One of the primary reasons the City has been involved in the effort to construct electric generation is clearly reflected in the Ordinance adopted by the City Commission on November 1, 2005. In that Ordinance the City Commission states “the continued growth, economic development and prosperity of the City and its residents requires the availability of secure, reliable and economic supplies of electricity at stable, cost-based rates for all residential, commercial, industrial and other electric consumers within the City”. The way to have cost-based rather than market-based rates is by having an ownership in the generation facility that produces the electricity. If for some reason, the City does not participate as an owner of the Highwood Generating Station, the electric utility fund will continue to have a customer base that will be served by supply contracts or some other form of generation in the future. The expenses of the electric utility fund are the responsibility of that fund and its customers. This is no different than the operations of the Water, Sanitary Sewer, and Sanitation funds of the City.

It is accurate to say that the City General Fund has taken on a co-signor role for up to $2,000,000 in expenses related to the preliminary engineering, design, and permitting of the Highwood Generating Station. These preliminary development costs must be incurred to answer pertinent questions before proceeding further into the process of construction and ownership and would be reimbursed at the time of construction financing. If it is determined that the City will not move forward with plant construction one of two likely scenarios will occur. In scenario one, another entity steps in to own the City’s share of the plant. This would require a buyout of the development costs incurred to date by the City. In scenario two, the plant is not built at all and primary responsibility for repayment of the expense would be from the electric utility fund. If for some reason the electric utility fund could not pay the annual principal and interest expenses, then the General Fund, as the co-signor, would be responsible for that year’s payments. The City Commission approved this borrowing at its December 5, 2005 Commission Meeting.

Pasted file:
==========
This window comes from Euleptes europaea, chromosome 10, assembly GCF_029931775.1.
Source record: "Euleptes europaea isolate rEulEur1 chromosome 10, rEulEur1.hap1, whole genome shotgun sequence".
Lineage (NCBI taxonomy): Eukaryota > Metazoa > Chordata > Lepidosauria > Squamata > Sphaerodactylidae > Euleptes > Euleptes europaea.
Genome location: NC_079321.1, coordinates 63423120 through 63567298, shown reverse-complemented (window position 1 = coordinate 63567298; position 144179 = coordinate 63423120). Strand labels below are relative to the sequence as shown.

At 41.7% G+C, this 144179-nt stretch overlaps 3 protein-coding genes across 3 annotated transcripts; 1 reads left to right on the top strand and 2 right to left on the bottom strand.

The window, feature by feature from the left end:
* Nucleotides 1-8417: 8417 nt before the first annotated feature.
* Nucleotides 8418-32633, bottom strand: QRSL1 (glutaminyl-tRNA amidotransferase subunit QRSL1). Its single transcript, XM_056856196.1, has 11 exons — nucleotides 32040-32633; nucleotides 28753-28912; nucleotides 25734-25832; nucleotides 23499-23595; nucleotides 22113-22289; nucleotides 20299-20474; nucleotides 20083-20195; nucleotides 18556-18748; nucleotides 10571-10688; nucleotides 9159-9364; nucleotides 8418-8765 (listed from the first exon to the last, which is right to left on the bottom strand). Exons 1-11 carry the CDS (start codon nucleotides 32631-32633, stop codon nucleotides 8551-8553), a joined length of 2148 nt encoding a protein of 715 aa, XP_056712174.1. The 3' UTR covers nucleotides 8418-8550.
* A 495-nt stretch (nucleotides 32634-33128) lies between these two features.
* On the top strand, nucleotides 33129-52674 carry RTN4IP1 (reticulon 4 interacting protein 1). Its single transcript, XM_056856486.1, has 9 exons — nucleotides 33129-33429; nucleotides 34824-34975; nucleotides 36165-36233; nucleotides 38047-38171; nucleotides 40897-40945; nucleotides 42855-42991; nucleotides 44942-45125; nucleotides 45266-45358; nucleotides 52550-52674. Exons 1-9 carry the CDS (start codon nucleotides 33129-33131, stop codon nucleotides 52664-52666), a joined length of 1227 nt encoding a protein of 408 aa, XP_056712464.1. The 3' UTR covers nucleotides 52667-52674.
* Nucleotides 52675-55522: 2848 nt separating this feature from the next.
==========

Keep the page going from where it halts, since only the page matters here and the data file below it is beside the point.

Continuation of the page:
The cost of operation, construction, and ownership of the City’s share of HGS is something of importance to those who will be investing in the Revenue Bonds, and to customers who will be purchasing electricity from the City. These sophisticated investors will have familiarity with the energy production market, both nationwide and within the Northwest. The customers will be large customers, familiar with the energy supply market and the costs and risks associated with that market. In addition to the existing finance team members currently comprised of Bond Counsel, Underwriter, Financial Advisor, and City staff, a recommendation will be made to hire an independent engineer to review and verify the cost estimates of the HGS project engineers on behalf of these investors and customers. The information from the independent engineer represents the City’s own due diligence in addition to that of SME. This second level of review is typical for projects of this size. At the end of the day, the rates charged from the plant to pay for operations and costs of construction must be competitive to attract investors and customers.